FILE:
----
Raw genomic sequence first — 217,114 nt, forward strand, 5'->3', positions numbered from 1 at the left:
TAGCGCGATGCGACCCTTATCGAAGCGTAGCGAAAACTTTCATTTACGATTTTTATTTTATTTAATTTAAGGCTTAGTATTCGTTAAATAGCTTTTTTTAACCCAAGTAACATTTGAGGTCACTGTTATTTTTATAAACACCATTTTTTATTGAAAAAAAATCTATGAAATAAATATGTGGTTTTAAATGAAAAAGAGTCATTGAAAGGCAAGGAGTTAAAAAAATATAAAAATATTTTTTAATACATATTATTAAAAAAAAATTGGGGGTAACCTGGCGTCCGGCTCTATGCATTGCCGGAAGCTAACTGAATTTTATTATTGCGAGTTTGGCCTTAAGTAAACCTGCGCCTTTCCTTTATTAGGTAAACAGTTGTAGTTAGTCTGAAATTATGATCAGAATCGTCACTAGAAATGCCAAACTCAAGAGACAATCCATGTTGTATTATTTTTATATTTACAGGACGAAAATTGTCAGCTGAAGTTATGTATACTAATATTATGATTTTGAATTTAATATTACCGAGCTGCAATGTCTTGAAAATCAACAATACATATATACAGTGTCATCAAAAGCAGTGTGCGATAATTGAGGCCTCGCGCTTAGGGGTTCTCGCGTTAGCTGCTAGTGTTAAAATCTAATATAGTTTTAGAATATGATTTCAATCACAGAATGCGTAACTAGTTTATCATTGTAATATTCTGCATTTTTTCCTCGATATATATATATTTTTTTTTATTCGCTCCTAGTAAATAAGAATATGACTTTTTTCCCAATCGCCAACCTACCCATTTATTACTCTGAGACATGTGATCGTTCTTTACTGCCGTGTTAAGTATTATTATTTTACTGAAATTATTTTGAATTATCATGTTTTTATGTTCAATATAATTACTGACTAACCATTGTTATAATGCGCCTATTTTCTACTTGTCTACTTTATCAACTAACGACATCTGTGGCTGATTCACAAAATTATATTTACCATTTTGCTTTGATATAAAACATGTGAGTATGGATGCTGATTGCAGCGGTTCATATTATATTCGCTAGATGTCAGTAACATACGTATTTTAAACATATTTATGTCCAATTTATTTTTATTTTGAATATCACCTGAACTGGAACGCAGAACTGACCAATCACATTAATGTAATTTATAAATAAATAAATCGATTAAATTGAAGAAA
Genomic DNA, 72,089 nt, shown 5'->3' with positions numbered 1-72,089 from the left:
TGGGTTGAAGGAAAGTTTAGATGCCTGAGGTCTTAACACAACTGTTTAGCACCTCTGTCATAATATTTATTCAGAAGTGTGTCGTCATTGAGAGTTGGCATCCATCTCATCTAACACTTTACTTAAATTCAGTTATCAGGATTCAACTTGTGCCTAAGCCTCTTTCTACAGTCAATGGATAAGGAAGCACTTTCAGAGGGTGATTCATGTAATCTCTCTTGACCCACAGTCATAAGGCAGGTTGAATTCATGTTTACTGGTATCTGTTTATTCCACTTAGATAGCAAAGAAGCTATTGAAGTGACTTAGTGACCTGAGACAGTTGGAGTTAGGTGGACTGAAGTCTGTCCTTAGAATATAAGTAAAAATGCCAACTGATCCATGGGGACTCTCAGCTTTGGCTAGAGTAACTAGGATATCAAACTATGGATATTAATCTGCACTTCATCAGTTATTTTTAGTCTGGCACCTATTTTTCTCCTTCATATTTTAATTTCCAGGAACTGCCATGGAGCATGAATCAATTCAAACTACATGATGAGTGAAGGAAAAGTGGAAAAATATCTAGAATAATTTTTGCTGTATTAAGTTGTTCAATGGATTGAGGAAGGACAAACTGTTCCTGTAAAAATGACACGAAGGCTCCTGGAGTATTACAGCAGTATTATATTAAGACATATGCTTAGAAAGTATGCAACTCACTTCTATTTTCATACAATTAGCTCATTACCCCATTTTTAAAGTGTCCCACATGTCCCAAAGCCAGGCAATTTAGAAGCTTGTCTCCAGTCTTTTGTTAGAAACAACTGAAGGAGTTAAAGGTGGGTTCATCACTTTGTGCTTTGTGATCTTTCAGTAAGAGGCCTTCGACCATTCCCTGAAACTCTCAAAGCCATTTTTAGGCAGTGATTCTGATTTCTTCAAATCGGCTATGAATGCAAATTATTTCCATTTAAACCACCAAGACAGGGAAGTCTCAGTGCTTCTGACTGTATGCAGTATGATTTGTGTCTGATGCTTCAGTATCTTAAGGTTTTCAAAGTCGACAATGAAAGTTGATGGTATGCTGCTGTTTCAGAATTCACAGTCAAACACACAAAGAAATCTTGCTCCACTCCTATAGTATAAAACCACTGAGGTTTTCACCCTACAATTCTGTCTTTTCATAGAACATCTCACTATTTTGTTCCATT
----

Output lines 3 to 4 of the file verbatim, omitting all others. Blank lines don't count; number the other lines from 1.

Genomic DNA, 72,089 nt, shown 5'->3' with positions numbered 1-72,089 from the left:
TGGGTTGAAGGAAAGTTTAGATGCCTGAGGTCTTAACACAACTGTTTAGCACCTCTGTCATAATATTTATTCAGAAGTGTGTCGTCATTGAGAGTTGGCATCCATCTCATCTAACACTTTACTTAAATTCAGTTATCAGGATTCAACTTGTGCCTAAGCCTCTTTCTACAGTCAATGGATAAGGAAGCACTTTCAGAGGGTGATTCATGTAATCTCTCTTGACCCACAGTCATAAGGCAGGTTGAATTCATGTTTACTGGTATCTGTTTATTCCACTTAGATAGCAAAGAAGCTATTGAAGTGACTTAGTGACCTGAGACAGTTGGAGTTAGGTGGACTGAAGTCTGTCCTTAGAATATAAGTAAAAATGCCAACTGATCCATGGGGACTCTCAGCTTTGGCTAGAGTAACTAGGATATCAAACTATGGATATTAATCTGCACTTCATCAGTTATTTTTAGTCTGGCACCTATTTTTCTCCTTCATATTTTAATTTCCAGGAACTGCCATGGAGCATGAATCAATTCAAACTACATGATGAGTGAAGGAAAAGTGGAAAAATATCTAGAATAATTTTTGCTGTATTAAGTTGTTCAATGGATTGAGGAAGGACAAACTGTTCCTGTAAAAATGACACGAAGGCTCCTGGAGTATTACAGCAGTATTATATTAAGACATATGCTTAGAAAGTATGCAACTCACTTCTATTTTCATACAATTAGCTCATTACCCCATTTTTAAAGTGTCCCACATGTCCCAAAGCCAGGCAATTTAGAAGCTTGTCTCCAGTCTTTTGTTAGAAACAACTGAAGGAGTTAAAGGTGGGTTCATCACTTTGTGCTTTGTGATCTTTCAGTAAGAGGCCTTCGACCATTCCCTGAAACTCTCAAAGCCATTTTTAGGCAGTGATTCTGATTTCTTCAAATCGGCTATGAATGCAAATTATTTCCATTTAAACCACCAAGACAGGGAAGTCTCAGTGCTTCTGACTGTATGCAGTATGATTTGTGTCTGATGCTTCAGTATCTTAAGGTTTTCAAAGTCGACAATGAAAGTTGATGGTATGCTGCTGTTTCAGAATTCACAGTCAAACACACAAAGAAATCTTGCTCCACTCCTATAGTATAAAACCACTGAGGTTTTCACCCTACAATTCTGTCTTTTCATAGAACATCTCACTATTTTGTTCCATT